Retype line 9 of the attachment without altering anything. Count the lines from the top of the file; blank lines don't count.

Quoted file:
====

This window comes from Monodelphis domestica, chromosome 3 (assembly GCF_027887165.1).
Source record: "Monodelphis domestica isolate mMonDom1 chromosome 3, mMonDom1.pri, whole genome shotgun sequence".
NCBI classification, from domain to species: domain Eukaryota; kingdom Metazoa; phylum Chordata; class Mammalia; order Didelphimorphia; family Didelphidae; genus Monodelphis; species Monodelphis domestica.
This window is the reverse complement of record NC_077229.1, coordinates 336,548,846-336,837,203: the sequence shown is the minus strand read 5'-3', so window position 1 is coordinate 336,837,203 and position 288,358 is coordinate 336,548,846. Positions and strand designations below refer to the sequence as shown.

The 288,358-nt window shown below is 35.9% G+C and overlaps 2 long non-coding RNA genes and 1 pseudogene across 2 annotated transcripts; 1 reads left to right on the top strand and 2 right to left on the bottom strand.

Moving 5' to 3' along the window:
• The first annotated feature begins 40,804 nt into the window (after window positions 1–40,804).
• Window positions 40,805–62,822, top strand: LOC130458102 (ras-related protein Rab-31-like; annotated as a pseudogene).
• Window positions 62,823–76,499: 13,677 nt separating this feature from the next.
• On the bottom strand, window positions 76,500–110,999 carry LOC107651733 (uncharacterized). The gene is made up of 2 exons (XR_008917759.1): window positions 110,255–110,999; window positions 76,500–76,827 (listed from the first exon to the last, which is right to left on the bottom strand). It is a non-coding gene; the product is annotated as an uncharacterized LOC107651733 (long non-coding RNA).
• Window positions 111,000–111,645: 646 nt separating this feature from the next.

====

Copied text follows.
• Window positions 62,823–76,499: 13,677 nt separating this feature from the next.